Everywhere I go I proudly tell folks who want to know who I am and what I do that I am a writer, a feminist theorist, a cultural critic. I tell them I write about movies and popular culture, analysing the message in the medium. Most people find this exciting and want to know more. Everyone goes to movies, watches television, glances through magazines, and everyone has thoughts about the messages they receive, about the images they look at. It is easy for the diverse public I encounter to understand what I do as a cultural critic, to understand my passion for writing (lots of folks want to write, and do). But feminist theory — that’s the place where the questions stop. In- stead I tend to hear all about the evil of feminism and the bad feminists: how “they” hate men; how “they” want to go against nature — and god; how “they” are all lesbians; how “they” are taking all the jobs and making the world hard for white men, who do not stand a chance. When I ask these same folks about the feminist books or magazines they read, when I ask them about the feminist talks they have heard, about the feminist activists they know, they respond by let- ting me know that everything they know about feminism has come into their lives thirdhand, that they really have not come close enough to feminist movement to know what really happens, what it’s really about. Mostly they think feminism is a bunch of angry women who want to be like men. They do not even think about feminism as being about rights — about women gaining equal rights. When I talk about the feminism I know — up close and personal — they willingly listen, although when our conversations end, they are quick to tell me I am different, not like the “real” feminists who hate men, who are angry. I assure them I am as a real and as radical a feminist as one can be, and if they dare to come closer to feminism they will see it is not how they have imagined it.

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Dry Your Eyes and Organise! A Pluto Press reading list

With the election of Donald Trump it’s time for the left to take action! We cannot and will not let racism, sexism, homophobia and ableism be legitimised and normalised. Here are our list of books to arm yourself against the rise of proto-fascism!




Using Gramsci: A New Approach by Michele Filippinifilippini-t02985

Released this month, Michele Filippini proposes a new approach based on the analysis of previously ignored concepts in his works, creating a book which stands apart. Look on Wikiquote and you won’t unearth Antonio Gramsci’s much-quoted dictum ‘I love the poorly educated’. Gramsci stressed the need for popular workers’ education to encourage development of intellectuals from the working class. His work sought to reveal, rather than obscure; through his writing we come to understand how hegemony is produced, likewise ideology, how civil society functions and what constitutes collective organisms, society and crisis. In this time of crisis, we need Filippini’s rigorous reappraisal of Gramsci’s work to better understand the political machinations we encounter.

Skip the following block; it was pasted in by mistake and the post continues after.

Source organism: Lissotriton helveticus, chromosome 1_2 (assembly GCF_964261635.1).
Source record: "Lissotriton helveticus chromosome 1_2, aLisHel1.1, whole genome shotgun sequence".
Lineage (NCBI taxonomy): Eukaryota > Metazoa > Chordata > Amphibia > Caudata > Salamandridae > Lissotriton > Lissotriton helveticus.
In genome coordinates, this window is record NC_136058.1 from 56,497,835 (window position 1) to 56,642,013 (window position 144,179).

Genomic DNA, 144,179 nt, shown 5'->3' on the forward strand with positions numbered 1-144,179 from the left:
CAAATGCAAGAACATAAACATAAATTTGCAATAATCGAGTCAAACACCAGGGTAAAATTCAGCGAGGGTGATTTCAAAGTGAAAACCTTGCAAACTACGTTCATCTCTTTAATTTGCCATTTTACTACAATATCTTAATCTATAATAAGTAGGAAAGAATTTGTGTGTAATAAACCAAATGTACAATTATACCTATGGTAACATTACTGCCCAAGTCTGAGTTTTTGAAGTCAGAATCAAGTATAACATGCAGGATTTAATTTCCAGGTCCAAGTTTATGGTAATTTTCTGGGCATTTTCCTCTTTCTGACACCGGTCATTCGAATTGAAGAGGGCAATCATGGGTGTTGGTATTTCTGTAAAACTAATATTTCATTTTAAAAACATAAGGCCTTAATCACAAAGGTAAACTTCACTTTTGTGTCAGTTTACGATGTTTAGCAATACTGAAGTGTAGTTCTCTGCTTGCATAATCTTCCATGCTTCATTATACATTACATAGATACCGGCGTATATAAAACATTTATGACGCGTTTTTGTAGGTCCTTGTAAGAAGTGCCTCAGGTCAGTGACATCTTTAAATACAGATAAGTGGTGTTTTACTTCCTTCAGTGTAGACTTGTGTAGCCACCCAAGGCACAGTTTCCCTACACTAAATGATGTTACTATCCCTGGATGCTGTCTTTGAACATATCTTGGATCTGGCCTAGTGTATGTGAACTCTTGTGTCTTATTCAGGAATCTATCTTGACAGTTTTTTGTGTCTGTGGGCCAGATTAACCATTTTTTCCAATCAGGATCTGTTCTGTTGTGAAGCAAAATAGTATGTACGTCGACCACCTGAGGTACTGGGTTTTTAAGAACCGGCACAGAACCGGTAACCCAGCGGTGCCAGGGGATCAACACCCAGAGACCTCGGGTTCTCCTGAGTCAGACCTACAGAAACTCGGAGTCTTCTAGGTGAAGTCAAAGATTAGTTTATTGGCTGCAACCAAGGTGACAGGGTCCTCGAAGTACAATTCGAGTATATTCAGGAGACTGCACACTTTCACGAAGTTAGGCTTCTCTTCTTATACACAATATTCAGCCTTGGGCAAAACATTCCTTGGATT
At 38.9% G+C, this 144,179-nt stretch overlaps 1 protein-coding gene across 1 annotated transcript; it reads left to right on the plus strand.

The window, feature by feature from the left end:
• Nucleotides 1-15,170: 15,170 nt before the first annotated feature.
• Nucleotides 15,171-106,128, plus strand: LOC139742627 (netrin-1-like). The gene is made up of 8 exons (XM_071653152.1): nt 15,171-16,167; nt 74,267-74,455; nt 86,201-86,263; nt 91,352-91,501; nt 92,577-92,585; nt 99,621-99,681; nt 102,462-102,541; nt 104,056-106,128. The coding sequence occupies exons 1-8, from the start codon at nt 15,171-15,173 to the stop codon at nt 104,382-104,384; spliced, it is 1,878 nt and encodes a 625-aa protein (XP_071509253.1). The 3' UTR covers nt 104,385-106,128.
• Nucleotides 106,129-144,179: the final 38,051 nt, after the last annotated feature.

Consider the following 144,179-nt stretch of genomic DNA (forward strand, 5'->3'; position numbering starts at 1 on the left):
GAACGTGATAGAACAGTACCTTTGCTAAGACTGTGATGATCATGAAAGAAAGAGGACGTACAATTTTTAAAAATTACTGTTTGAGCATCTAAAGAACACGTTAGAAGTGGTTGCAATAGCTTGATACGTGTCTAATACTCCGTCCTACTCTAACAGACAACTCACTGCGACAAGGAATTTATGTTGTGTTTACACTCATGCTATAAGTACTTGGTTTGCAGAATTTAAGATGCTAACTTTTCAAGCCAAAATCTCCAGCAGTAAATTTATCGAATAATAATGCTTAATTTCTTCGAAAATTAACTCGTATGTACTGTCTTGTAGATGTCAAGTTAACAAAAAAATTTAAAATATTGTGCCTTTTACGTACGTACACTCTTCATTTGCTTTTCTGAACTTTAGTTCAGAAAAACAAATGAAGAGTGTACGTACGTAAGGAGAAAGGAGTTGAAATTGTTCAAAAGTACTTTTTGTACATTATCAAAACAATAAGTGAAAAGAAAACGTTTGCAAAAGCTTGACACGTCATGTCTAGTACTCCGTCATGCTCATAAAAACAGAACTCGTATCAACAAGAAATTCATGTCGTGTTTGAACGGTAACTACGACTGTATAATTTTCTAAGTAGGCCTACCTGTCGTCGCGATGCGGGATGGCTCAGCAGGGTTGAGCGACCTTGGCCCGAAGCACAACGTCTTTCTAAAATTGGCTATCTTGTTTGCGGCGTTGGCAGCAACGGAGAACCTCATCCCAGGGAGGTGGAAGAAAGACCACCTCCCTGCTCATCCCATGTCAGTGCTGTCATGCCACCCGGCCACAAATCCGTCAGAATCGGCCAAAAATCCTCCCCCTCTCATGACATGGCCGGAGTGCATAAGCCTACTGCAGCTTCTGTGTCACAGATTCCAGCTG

Racism: A Critical Analysis by Mike Cole

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Racism traces the legacy of racism across three countries in-depth: the United Kingdom, the United States and Australia. In examining the United States, Cole charts the dual legacies of indigenous genocide and slavery, as well as exploring anti-Latina/o and anti-Asian racism. As we contemplate histories of racism, Cole asks us to re-engage with arguments about the central role of capitalism in perpetuating the most vicious of inequalities. Anxieties about migrant labour and the dilution of ‘authentic’ – read White – American culture the election landscape. However Cole distances himself from the liberal platitiudes of ‘Love Trumps Hate’, instead showing that racism is both endemic and multifaceted and not solvable by the election of a Democratic candidate. This book serves as an important reminder of the need to take a long view as we renew our shared struggle against the racism still scarring human lives across the globe.

Feminist Theory: From Margin to Center by bell hooks

In Feminist Theory, hooks maintains that mainstream feminism’s reliance on white, middle-class, and professional spokeswomen obscures the involvement, leadership, and centrality of women of colour and poor women in the hooks-t00702movement for women’s liberation. The campaign of Hillary Clinton relied too heavily on false assumptions about identity politics, it presumed a universal experience of womanhood, embodied by Clinton, which was not substantiated by most American women’s lived experiences. Failing acknowledge the full complexity and diversity of women’s experience, in order to create a mass movement to end women’s oppression resulted in the election of a sexist tyrant. Hooks argues that feminism’s goal of seeking credibility and acceptance on already existing ground – rather than demanding the lasting and more fundamental transformation of society – has shortchanged the movement. In order to resist and fight towards an equal world for women we must conceive of a society outside of the confines of the patriarchal pre-existing one. Let’s follow hooks to the letter, her writing established her as one of feminism’s most challenging and influential voices and it could not be more necessary, urgent and relevant.